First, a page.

The “Pay More for Less” Bill: A Massive Tax Giveaway to Billionaires and Corporations, Masquerading As Health Policy
Summary and Analysis of H.R. 1628 as Reported by the House Budget Committee
After seven years railing against the Affordable Care Act (ACA), Congressional Republicans have finally produced a so-called “replacement” plan that is actually not a health care bill at all. Drafted in secret, with no public hearings, this bill manages to unravel all of the gains the United States has made under the ACA to expand health insurance coverage and improve the quality of coverage and care. It does the exact opposite of everything President Trump and Congressional Republicans promised about providing better, less expensive health care for everybody. It will force millions of Americans to pay more for less, and it will cause millions of people to become uninsured.
Instead of a health care bill, Republicans have produced a classic expression of conservative ideology, taken to its illogical extreme. It provides a huge gift of $900 billion in tax cuts that mostly benefit billionaires, millionaires, and corporations, paid for by taking critical health coverage and benefits away from millions of middle-class families, vulnerable children and families struggling to escape poverty, seniors, women, people in rural communities, and people with serious health problems or disabilities. This is Robin Hood in reverse, but far worse.
Unravels the Affordable Care Act’s achievement in expanding coverage
The Pay-More-for-Less plan erases the ACA’s coverage gains. The Congressional Budget Office (CBO) estimates the GOP plan will cause 14 million people to lose health insurance in 2018, rising to 21 million people three years from now. In 2026, 24 million people lose coverage under this bill, including 14 million low-income Americans who will lose access to Medicaid and will likely have nowhere else to turn. This will bring the total number of uninsured people in the United States to 52 million in 2026 – more than one out of six people under age 65.
The young, healthy, and wealthy are in; older, low-income Americans are out . The GOP plan leads to major shifts in who gets insured in the non-group market. The bill tilts the market toward younger people and away from lower-income people and older people. Americans of modest incomes approaching retirement age will be the hardest hit. CBO projects that people between 50 and 64 years old with incomes below 200 percent of the federal poverty level – which means below $24,000 for an individual or $32,000 for a couple – will make up a larger share of the uninsured under this bill.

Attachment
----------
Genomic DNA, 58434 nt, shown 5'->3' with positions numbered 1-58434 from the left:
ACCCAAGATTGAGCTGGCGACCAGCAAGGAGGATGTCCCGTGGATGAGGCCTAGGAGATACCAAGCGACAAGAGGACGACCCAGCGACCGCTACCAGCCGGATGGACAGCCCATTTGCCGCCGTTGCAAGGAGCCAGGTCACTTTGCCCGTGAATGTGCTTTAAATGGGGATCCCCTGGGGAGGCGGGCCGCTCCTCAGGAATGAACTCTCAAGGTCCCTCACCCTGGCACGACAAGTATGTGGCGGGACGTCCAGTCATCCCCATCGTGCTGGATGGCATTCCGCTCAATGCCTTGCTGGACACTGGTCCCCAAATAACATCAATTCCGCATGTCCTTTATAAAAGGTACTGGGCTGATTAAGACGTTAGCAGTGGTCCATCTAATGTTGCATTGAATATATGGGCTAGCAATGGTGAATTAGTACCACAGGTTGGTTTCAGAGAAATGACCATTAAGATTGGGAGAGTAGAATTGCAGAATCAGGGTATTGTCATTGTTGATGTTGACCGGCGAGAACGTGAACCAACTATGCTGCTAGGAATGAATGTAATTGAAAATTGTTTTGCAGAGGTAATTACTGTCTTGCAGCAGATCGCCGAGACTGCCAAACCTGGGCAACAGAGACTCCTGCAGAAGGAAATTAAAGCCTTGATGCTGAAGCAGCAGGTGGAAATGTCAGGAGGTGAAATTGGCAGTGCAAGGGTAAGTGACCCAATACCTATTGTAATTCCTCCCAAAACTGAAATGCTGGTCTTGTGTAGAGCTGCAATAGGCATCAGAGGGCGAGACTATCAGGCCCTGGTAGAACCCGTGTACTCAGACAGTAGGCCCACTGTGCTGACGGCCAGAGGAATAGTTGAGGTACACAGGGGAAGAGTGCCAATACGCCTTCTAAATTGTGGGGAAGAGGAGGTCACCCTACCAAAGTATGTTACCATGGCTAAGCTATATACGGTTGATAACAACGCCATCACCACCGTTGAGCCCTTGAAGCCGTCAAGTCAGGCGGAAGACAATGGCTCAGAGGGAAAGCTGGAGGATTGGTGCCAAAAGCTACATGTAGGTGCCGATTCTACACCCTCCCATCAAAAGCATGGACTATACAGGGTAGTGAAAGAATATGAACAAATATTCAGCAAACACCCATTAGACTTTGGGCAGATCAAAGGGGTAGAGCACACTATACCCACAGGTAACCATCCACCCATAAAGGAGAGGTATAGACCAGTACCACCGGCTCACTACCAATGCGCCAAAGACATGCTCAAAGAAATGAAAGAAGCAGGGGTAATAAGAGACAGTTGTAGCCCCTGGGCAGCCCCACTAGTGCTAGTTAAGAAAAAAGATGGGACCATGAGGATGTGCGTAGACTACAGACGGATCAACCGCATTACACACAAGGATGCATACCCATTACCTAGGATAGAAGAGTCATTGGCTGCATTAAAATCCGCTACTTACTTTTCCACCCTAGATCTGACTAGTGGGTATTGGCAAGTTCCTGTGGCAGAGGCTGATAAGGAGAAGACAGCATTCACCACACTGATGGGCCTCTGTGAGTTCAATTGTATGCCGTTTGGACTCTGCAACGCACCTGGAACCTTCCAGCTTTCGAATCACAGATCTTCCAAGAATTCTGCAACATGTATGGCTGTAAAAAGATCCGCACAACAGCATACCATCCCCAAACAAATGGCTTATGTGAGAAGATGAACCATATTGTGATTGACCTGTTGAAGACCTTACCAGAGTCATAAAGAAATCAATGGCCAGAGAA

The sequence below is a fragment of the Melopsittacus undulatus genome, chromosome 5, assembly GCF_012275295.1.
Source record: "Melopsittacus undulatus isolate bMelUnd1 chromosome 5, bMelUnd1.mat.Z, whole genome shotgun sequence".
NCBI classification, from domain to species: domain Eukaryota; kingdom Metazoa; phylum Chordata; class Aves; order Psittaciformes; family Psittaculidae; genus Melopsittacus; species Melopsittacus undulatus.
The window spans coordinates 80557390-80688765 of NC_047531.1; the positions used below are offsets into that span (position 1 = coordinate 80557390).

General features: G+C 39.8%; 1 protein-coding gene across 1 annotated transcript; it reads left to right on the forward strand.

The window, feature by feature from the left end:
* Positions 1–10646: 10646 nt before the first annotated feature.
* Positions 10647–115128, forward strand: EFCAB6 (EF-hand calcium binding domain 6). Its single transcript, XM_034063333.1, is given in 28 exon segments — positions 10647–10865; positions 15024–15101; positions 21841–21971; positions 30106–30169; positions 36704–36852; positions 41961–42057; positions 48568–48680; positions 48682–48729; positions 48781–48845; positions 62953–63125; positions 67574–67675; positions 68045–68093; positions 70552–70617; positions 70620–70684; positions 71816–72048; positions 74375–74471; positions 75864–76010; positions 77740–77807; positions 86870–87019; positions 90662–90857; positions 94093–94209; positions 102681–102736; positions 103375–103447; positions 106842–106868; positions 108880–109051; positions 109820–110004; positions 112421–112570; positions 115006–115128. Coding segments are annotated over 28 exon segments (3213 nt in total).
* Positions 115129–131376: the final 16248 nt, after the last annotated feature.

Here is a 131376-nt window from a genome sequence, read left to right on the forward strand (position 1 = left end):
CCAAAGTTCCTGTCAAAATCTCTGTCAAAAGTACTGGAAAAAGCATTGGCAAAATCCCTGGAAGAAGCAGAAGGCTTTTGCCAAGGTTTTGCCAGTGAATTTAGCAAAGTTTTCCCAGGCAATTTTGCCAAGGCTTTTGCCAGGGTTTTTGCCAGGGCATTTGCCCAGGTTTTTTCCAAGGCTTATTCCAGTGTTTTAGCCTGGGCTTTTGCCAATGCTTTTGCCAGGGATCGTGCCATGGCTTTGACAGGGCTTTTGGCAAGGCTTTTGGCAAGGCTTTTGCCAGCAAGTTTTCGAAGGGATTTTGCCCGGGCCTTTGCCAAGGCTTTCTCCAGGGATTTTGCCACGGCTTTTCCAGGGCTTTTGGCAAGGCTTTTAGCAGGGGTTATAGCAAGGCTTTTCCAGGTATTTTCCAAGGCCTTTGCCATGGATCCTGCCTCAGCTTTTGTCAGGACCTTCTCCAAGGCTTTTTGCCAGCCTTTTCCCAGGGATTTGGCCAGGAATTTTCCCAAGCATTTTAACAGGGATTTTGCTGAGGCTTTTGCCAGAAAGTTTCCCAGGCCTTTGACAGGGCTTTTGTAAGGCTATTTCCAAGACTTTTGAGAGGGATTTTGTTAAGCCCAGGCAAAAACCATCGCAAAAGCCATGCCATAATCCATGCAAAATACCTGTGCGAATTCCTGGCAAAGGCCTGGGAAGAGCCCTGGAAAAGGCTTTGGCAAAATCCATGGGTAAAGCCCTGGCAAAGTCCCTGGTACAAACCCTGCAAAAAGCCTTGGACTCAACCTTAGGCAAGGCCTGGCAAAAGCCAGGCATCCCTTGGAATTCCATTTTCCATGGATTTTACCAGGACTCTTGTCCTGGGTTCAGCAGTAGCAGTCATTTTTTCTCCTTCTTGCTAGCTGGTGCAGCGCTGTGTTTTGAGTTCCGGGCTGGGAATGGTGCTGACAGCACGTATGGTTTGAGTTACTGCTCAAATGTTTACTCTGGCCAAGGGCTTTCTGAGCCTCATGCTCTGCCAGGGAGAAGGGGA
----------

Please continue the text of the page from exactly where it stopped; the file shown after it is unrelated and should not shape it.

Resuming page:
· CBO projects the uninsured rate for people in their 30s and 40s with incomes below 200 percent of poverty will reach 38 percent in 2026 under this bill, nearly twice the rate projected under current law. Only 10 percent of people at those ages with higher incomes will be uninsured in 2026.
· For people aged 50-64, CBO projects 30 percent of those with incomes below 200 percent of poverty will be uninsured in 2026 under this bill, more than twice the 12 percent rate projected for this population under current law. Among those with higher incomes, 11 percent will lack insurance under this bill in 2026.
Destroys health safety net for the most vulnerable
The GOP plan cuts $880 billion in federal Medicaid spending over the next ten years. Two policies drive this massive funding cut. First, the bill effectively ends the ACA’s Medicaid eligibility expansion for low-income working-age adults, starting in 2020. Second, the bill caps the growth of federal Medicaid funding per enrollee at a rate not guaranteed to keep pace with health costs, also starting in 2020. In addition to these drastic funding cuts, the bill weakens Medicaid’s benefit standards.
The Pay-More-for-Less plan takes away health insurance from 14 million low-income Americans and destroys Medicaid over the longer term. The ACA makes it possible for low-income people to get treatments they need through expanding eligibility and requiring that Medicaid cover the same essential benefits that private insurers must cover. To date, 31 states and D.C. have expanded Medicaid eligibility to low-income adults. The expansion, combined with the ACA’s other coverage provisions, has helped reduce the nation’s uninsured rate to below 9 percent – the lowest level in history. The GOP bill reverses this progress by ending the Medicaid expansion and capping funding. The total Medicaid cuts in the bill get deeper with each passing year, reaching 25 percent of Medicaid spending in 2026. These steep cuts will force states to drop people from Medicaid entirely or ration care for those who need access to comprehensive coverage the most. Not surprisingly, CBO estimates 5 million Americans will lose Medicaid coverage next year under the GOP plan, rising to 14 million Americans by 2026.